Evolutionary Relationships in Macrotus (Mammalia: Chiroptera): Biochemical Variation and Karyology
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Genetic variation at 21 loci as determined by isozyme electrophoresis was examined from 218 specimens of Macrotus representing two species and including both mainland and island populations. Karyotypic and electrophoretic data suggest that specimens from the Antillean population (Macrotus waterhousii) are conspecific with populations of the southern mainland taxa. This high degree of similarity between Antillean and the southern mainland taxa and the tendency for the average heterozygosity of populations to be higher in peripheral populations than at the zone of contact between the two mainland species are best explained by the classical allopatric model of speciation and the data do not support the centrifugal model of speciation in this genus. A reduced degree of average heterozygosity per individual as is thought to be characteristic of island populations was not found for specimens of Macrotus from Jamaica. A decrease in variation is indicated, however, by a reduced number of loci that are polymorphic with most of the heterozygosity of the Jamaican population being in the esterase loci. The high degree of exomorphological similarity in Macrotus is not reflected in genie similarities. Macrotus display the lowest range of interspecific similarities reported for mammalian sibling species and are comparable in protein identities to sibling species of Drosophila. © 1976 Society of Systematic Zoology.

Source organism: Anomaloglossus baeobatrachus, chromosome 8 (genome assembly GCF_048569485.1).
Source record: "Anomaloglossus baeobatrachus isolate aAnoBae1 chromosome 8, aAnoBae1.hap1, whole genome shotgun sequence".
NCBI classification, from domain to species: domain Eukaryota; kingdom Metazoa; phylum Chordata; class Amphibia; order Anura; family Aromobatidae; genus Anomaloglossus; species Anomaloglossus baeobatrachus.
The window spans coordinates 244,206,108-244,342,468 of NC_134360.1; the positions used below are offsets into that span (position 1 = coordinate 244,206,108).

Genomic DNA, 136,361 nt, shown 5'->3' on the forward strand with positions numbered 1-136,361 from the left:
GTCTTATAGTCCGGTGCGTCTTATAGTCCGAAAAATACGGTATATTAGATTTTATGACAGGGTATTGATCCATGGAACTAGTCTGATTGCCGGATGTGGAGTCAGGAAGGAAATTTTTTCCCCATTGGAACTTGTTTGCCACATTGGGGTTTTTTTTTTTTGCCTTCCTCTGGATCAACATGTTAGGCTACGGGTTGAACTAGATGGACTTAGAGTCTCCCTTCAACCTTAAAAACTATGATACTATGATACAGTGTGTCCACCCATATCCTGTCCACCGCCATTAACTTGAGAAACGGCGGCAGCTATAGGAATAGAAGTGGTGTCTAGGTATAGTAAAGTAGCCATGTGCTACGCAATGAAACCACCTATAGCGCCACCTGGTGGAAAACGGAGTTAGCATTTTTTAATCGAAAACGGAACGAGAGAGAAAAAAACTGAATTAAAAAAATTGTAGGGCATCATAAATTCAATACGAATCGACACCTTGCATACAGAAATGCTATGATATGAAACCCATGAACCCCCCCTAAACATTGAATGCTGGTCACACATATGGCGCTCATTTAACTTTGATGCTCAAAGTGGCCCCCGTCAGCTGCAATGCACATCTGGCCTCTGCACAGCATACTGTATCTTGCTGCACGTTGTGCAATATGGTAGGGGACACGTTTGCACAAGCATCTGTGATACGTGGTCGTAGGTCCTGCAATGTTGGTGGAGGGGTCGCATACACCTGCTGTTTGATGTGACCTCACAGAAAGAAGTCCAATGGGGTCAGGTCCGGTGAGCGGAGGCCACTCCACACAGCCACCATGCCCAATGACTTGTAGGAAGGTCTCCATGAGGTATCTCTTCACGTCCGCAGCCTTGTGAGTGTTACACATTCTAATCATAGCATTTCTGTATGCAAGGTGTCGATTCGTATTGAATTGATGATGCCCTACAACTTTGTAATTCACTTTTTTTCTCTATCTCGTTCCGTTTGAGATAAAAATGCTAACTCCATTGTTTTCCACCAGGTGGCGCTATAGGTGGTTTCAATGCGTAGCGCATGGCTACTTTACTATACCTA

author list (cited authors)
Greenbaum, I. F., & Baker, R. J.